Philip Firmin is coarse and offensive at times, and Bickerton in holding this opinion is not altogether wrong.

“I’ll drink claret when I come to you, old boy,” he says, grinning; “and at home I will have whiskey-and-water.”

“But suppose Charlotte is ordered claret?”

“Well, she can have it,” says this liberal lover; “a bottle will last her a week.”

“Don’t you see,” I shriek out, “that even a bottle a week costs something like — sixty by fifty-two — eighteen pounds a year?” (I own it is really only fifteen twelve; but, in the hurry of argument, a man may stretch a figure or so.) “Eighteen pounds for Charlotte’s claret; as much, at least, you great boozy toper, for your whisky and beer. Why, you actually want a tenth part of your income for the liquor you consume! And then clothes; and then lodging; and then coals; and then doctor’s bills; and then pocket-money; and then sea-side for the little dears. Just have the kindness to add these things up, and you will find that you have about two-and-ninepence left to pay the grocer and the butcher.”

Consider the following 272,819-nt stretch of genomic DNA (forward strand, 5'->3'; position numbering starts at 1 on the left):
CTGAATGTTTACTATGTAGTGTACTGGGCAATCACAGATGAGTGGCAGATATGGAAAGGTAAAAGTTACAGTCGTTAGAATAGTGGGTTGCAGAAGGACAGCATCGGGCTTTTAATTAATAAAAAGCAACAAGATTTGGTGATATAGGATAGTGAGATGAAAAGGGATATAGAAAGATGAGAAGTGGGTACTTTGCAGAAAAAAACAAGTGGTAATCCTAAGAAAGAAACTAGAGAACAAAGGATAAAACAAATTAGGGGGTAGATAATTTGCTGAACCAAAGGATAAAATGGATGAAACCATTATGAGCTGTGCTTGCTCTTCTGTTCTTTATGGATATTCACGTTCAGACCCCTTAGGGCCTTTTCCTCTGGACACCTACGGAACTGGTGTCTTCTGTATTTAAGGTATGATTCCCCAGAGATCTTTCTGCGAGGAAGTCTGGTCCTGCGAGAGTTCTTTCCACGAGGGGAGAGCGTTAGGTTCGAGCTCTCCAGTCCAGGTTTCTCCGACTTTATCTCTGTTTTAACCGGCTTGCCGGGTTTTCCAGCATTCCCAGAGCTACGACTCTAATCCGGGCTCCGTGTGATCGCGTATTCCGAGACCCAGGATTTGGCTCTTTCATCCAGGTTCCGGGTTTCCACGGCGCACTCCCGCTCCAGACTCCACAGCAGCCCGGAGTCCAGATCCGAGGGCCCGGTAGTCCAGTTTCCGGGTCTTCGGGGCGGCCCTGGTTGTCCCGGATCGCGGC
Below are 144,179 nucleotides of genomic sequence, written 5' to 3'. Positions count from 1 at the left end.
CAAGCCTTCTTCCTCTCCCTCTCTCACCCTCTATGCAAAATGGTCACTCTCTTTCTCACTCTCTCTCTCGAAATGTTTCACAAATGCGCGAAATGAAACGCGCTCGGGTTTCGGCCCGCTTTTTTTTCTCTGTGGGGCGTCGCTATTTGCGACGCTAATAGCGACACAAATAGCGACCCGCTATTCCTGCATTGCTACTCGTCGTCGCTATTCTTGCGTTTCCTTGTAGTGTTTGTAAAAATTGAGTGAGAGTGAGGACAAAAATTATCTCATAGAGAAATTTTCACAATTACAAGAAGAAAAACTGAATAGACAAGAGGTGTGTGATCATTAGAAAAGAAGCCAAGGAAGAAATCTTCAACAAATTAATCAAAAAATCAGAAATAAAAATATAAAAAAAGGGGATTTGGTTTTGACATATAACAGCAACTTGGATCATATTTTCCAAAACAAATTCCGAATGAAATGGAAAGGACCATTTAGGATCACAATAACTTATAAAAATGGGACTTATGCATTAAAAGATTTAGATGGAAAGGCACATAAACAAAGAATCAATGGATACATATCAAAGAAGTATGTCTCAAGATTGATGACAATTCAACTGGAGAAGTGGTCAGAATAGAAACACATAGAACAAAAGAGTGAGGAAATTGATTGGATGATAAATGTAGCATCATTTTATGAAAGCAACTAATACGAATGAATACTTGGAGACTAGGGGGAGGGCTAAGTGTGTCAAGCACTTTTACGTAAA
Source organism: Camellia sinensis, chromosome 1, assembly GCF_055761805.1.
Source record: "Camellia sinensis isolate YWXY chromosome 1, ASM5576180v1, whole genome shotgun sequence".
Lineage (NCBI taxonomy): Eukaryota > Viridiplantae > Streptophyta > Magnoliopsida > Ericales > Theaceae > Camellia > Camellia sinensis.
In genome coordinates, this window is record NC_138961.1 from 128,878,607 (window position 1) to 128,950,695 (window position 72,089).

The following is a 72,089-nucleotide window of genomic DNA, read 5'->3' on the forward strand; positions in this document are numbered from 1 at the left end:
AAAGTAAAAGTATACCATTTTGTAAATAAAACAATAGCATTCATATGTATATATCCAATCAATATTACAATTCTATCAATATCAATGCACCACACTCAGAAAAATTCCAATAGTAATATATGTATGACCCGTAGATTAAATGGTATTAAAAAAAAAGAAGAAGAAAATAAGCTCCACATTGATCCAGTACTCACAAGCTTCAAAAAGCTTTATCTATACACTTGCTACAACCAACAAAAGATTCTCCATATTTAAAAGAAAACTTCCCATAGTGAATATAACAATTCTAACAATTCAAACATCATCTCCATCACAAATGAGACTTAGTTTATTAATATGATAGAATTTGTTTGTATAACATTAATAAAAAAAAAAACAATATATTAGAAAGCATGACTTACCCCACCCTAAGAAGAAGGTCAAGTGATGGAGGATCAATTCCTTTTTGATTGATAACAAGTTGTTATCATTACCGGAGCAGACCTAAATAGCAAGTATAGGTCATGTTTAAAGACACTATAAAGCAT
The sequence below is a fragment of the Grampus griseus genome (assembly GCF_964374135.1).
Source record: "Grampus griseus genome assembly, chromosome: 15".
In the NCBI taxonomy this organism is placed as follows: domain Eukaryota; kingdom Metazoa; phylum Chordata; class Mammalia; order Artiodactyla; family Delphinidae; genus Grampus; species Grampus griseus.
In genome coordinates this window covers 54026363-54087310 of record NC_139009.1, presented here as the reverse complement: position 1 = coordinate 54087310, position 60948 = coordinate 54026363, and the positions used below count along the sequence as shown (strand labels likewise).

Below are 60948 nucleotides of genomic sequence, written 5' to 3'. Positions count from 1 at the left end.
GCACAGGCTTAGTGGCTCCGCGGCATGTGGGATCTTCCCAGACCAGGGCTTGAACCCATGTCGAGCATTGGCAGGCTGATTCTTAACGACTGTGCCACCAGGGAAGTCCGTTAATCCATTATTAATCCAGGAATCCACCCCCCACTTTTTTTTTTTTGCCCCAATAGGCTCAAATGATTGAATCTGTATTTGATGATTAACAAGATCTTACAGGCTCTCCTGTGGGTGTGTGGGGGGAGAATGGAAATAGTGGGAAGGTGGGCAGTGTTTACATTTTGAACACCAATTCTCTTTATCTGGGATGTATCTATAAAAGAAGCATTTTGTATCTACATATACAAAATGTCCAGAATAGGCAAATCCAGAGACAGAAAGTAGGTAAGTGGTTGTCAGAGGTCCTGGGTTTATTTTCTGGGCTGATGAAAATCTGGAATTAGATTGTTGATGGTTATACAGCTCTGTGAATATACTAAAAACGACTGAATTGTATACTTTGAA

“What you call prudence,” says Philip, thumping the table, and, of course, breaking a glass, “I call cowardice — I call blasphemy! Do you mean, as a Christian man, to tell me that two young people, and a family if it should please heaven to send them one, cannot subsist upon five hundred pounds a year? Look round, sir, at the myriads of God’s creatures who live, love, are happy and poor, and be ashamed of the wicked doubt which you utter!” And he starts up, and strides up and down the dining-room, curling his flaming moustache, and rings the bell fiercely, and says, “Johnson, I’ve broke a glass. Get me another.”